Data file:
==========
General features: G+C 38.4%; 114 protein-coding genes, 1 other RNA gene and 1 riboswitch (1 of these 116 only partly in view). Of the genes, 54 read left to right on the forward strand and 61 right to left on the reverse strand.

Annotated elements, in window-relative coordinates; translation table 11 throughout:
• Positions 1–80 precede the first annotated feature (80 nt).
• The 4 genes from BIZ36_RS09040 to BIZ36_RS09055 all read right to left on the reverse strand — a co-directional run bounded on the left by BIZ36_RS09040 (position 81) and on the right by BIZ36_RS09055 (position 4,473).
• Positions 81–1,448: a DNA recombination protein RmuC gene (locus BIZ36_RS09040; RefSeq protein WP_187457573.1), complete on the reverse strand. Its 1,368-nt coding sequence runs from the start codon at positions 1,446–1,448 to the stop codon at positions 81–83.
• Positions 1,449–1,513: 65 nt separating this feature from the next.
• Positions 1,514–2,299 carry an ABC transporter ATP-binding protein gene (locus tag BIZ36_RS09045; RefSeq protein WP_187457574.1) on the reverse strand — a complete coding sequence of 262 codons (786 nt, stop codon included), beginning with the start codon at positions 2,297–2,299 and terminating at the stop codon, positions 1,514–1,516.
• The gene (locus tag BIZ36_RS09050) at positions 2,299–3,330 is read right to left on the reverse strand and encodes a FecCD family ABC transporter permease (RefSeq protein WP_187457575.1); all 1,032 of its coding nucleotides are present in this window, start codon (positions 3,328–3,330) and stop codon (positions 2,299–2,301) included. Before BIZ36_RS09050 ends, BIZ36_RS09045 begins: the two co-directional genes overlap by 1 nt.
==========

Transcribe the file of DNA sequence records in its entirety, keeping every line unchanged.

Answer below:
General features: G+C 38.4%; 114 protein-coding genes, 1 other RNA gene and 1 riboswitch (1 of these 116 only partly in view). Of the genes, 54 read left to right on the forward strand and 61 right to left on the reverse strand.

Annotated elements, in window-relative coordinates; translation table 11 throughout:
• Positions 1–80 precede the first annotated feature (80 nt).
• The 4 genes from BIZ36_RS09040 to BIZ36_RS09055 all read right to left on the reverse strand — a co-directional run bounded on the left by BIZ36_RS09040 (position 81) and on the right by BIZ36_RS09055 (position 4,473).
• Positions 81–1,448: a DNA recombination protein RmuC gene (locus BIZ36_RS09040; RefSeq protein WP_187457573.1), complete on the reverse strand. Its 1,368-nt coding sequence runs from the start codon at positions 1,446–1,448 to the stop codon at positions 81–83.
• Positions 1,449–1,513: 65 nt separating this feature from the next.
• Positions 1,514–2,299 carry an ABC transporter ATP-binding protein gene (locus tag BIZ36_RS09045; RefSeq protein WP_187457574.1) on the reverse strand — a complete coding sequence of 262 codons (786 nt, stop codon included), beginning with the start codon at positions 2,297–2,299 and terminating at the stop codon, positions 1,514–1,516.
• The gene (locus tag BIZ36_RS09050) at positions 2,299–3,330 is read right to left on the reverse strand and encodes a FecCD family ABC transporter permease (RefSeq protein WP_187457575.1); all 1,032 of its coding nucleotides are present in this window, start codon (positions 3,328–3,330) and stop codon (positions 2,299–2,301) included. Before BIZ36_RS09050 ends, BIZ36_RS09045 begins: the two co-directional genes overlap by 1 nt.